Such a move – to a location such as Singapore or Hong Kong – could take two or more years and cost $2.5bn (£1.7bn), but it is looking increasingly appealing.
The tax is charged on UK-based banks’ global balance sheets – a particularly tough measure for Standard Chartered, which is domiciled in Britain but has most of its operations in emerging markets, such as Asia and Africa.
The original plan in 2011 was for the tax to raise £2.5bn per year. As banks’ balance sheets have contracted – achieving one of the tax’s aims – their revenue has fallen, leading to nine hikes in the tax.
But last week’s increase takes it up from 0.156 per cent to 0.21 per cent – a large jump, which is projected to result in an annual haul of £3.8bn.
“Last week’s UK budget may lead the market to attach a higher probability of strategic actions to change domicile and unlock value,” said the note, written by JP Morgan analysts including Raul Sinha.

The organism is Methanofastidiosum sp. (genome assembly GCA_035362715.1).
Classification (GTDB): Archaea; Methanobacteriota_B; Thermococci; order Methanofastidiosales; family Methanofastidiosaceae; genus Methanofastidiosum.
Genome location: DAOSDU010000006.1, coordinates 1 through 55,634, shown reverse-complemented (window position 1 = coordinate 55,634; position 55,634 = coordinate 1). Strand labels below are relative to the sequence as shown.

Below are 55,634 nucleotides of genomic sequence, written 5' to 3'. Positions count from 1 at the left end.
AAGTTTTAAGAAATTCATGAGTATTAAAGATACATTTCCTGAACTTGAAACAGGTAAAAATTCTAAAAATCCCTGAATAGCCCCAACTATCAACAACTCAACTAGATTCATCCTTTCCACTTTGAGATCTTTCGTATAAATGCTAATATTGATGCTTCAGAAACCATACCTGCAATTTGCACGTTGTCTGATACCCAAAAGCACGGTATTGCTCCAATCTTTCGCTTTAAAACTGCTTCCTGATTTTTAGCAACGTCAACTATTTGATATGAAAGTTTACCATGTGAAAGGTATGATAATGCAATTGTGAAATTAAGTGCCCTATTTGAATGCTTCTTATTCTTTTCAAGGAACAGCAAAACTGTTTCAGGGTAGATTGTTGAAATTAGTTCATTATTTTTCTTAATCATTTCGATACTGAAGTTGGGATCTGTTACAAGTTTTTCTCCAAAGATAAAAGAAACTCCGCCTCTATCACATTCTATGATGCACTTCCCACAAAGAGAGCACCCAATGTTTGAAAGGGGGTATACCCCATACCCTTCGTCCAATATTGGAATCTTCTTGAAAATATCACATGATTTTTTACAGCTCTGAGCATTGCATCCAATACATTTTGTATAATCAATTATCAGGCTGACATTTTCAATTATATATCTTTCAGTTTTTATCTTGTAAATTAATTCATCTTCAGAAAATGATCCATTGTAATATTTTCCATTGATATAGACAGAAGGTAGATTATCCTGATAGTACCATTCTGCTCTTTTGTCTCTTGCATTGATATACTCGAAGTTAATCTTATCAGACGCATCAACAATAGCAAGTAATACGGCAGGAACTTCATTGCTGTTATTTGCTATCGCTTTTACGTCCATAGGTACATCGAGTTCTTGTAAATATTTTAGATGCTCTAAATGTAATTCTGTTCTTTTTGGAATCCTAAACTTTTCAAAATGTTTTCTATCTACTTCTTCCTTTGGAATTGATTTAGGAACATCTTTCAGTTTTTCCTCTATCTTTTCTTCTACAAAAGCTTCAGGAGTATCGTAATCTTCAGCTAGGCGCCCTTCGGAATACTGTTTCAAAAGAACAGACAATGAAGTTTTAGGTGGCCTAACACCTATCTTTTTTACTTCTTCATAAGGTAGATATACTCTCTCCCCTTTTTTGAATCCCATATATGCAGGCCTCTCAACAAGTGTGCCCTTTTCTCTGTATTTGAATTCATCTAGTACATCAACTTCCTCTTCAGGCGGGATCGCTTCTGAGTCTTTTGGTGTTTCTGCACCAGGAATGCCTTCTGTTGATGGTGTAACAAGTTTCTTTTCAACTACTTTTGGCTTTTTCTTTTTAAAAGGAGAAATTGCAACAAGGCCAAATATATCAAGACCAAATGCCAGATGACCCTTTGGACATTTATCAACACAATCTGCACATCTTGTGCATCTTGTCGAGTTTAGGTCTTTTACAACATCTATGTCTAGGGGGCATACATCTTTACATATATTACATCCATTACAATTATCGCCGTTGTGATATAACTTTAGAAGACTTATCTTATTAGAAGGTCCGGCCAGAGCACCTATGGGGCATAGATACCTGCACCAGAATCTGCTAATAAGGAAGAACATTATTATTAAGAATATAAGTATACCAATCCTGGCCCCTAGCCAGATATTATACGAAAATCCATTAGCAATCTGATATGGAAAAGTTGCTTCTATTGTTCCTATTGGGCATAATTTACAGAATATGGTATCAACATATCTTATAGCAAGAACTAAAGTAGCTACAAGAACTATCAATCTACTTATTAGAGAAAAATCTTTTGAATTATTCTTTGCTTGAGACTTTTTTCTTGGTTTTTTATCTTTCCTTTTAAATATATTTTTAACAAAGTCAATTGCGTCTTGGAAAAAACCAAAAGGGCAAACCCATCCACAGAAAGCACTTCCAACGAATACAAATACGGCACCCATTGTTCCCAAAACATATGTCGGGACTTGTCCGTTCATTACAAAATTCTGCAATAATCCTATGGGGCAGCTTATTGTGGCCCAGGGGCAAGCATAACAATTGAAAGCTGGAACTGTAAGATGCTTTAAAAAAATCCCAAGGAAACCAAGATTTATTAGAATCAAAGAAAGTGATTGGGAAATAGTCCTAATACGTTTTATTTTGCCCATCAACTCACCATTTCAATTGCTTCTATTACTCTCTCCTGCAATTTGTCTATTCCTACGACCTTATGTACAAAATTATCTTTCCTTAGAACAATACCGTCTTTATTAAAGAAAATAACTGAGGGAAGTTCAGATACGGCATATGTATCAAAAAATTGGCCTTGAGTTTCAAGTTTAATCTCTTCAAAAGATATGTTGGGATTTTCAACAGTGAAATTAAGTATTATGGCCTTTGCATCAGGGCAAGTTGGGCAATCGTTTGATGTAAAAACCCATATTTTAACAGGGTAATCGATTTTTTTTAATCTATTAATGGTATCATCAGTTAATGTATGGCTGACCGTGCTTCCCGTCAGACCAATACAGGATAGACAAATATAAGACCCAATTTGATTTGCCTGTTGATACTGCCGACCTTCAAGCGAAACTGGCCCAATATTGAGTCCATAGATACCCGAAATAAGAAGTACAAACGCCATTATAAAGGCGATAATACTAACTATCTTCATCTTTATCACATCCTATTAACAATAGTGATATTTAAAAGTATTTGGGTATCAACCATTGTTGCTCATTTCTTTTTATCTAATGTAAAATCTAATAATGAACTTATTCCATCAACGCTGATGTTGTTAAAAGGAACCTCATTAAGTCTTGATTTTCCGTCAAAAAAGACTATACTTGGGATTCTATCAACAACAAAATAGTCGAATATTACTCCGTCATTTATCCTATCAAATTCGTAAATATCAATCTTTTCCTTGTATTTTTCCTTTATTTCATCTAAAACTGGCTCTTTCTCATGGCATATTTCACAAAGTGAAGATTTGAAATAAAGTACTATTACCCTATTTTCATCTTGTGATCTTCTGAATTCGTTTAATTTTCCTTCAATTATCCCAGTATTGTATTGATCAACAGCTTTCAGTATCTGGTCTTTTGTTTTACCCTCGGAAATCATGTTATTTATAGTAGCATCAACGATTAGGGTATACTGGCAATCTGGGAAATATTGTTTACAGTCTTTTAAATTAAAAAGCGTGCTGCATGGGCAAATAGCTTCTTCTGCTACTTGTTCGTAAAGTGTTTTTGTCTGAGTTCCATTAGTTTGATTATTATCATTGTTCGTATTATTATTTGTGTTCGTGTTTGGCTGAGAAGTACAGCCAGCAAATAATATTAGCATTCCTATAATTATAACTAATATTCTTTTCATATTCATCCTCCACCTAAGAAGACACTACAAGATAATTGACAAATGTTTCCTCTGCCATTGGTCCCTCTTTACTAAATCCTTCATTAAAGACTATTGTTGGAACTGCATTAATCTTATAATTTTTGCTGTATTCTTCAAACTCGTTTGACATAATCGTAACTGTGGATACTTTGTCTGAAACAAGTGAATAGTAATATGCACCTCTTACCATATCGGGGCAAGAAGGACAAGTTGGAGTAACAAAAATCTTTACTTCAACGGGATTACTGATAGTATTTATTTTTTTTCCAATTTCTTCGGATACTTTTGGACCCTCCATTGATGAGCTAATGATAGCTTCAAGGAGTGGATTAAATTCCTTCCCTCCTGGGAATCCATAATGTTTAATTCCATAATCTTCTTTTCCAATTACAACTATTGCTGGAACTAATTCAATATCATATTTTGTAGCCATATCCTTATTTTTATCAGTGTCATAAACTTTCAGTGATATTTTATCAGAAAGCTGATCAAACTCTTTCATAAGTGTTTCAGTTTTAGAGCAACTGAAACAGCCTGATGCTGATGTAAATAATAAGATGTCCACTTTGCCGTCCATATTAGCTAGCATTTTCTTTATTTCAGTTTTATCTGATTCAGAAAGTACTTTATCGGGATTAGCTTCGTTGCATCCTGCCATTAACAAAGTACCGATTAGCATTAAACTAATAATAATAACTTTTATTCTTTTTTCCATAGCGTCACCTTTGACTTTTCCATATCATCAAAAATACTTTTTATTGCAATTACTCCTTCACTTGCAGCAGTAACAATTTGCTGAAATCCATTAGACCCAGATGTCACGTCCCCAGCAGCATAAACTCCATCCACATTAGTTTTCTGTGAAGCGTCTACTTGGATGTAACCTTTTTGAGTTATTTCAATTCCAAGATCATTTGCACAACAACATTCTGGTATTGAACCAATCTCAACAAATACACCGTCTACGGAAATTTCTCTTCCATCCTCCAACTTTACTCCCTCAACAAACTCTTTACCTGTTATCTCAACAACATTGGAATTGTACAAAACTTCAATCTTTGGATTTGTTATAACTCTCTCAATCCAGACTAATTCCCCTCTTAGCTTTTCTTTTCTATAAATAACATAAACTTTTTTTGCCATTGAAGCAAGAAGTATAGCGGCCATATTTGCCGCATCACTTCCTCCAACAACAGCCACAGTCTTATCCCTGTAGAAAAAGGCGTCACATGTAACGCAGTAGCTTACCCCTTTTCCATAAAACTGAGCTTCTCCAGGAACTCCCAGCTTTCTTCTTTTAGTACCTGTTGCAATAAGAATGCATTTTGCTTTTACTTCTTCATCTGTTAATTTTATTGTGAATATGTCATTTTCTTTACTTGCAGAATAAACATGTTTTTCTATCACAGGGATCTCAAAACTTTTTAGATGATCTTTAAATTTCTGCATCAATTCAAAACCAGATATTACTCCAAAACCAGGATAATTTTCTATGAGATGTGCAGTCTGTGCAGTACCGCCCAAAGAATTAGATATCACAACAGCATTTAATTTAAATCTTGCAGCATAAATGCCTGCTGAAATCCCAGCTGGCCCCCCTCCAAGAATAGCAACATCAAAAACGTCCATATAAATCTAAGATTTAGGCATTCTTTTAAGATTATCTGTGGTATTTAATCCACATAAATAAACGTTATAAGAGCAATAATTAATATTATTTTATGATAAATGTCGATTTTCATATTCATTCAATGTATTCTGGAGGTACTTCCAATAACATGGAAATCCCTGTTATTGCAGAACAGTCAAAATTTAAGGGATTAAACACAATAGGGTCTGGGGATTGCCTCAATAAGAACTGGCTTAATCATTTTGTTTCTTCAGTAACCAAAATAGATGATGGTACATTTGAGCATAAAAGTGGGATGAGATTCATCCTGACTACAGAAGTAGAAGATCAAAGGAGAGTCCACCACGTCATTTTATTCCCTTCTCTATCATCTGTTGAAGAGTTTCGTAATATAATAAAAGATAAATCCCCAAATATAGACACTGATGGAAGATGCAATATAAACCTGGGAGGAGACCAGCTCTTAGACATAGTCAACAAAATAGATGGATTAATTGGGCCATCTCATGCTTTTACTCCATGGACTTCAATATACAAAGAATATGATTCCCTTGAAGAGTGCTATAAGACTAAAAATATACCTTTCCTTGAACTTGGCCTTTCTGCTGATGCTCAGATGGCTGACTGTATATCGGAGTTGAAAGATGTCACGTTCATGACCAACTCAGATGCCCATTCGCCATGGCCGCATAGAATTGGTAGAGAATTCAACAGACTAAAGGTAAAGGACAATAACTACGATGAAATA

And he estimates the savings from leaving the UK, plus improved returns would run into the billions of dollars.
“We believe a re-domicile would be accretive despite our assumed $2.5bn one-off costs.”
Meanwhile analysts at Citi believe StanChart will chop back staff in expensive locations including London and much of Europe, and focus resources in the markets in which it operates.
Both JP Morgan and Citi upgraded StanChart, following similar ratings action by Bernstein Research and Barclays, who all praised the appointment of Bill Winters to replace outgoing chief executive Peter Sands.
StanChart’s share price rose another 6.49 per cent yesterday. It has risen by 23.2 per cent since Winters’ appointment was announced in late February.